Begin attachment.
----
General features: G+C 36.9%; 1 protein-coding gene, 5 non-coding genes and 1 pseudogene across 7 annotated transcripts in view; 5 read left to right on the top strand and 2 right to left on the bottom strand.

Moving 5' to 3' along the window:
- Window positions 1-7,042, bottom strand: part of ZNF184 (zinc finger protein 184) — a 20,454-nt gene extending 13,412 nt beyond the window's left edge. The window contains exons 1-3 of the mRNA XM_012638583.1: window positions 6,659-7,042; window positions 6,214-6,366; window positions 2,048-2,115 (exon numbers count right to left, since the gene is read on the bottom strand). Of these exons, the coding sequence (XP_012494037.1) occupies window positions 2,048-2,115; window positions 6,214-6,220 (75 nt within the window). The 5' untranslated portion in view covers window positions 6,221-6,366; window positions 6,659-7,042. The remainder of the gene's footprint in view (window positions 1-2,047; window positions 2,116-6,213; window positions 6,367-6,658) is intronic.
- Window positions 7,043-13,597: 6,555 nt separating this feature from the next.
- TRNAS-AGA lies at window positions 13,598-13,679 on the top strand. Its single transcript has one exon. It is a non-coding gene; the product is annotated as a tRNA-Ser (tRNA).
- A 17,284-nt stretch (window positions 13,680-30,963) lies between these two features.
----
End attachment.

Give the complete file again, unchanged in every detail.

General features: G+C 36.9%; 1 protein-coding gene, 5 non-coding genes and 1 pseudogene across 7 annotated transcripts in view; 5 read left to right on the top strand and 2 right to left on the bottom strand.

Moving 5' to 3' along the window:
- Window positions 1-7,042, bottom strand: part of ZNF184 (zinc finger protein 184) — a 20,454-nt gene extending 13,412 nt beyond the window's left edge. The window contains exons 1-3 of the mRNA XM_012638583.1: window positions 6,659-7,042; window positions 6,214-6,366; window positions 2,048-2,115 (exon numbers count right to left, since the gene is read on the bottom strand). Of these exons, the coding sequence (XP_012494037.1) occupies window positions 2,048-2,115; window positions 6,214-6,220 (75 nt within the window). The 5' untranslated portion in view covers window positions 6,221-6,366; window positions 6,659-7,042. The remainder of the gene's footprint in view (window positions 1-2,047; window positions 2,116-6,213; window positions 6,367-6,658) is intronic.
- Window positions 7,043-13,597: 6,555 nt separating this feature from the next.
- TRNAS-AGA lies at window positions 13,598-13,679 on the top strand. Its single transcript has one exon. It is a non-coding gene; the product is annotated as a tRNA-Ser (tRNA).
- A 17,284-nt stretch (window positions 13,680-30,963) lies between these two features.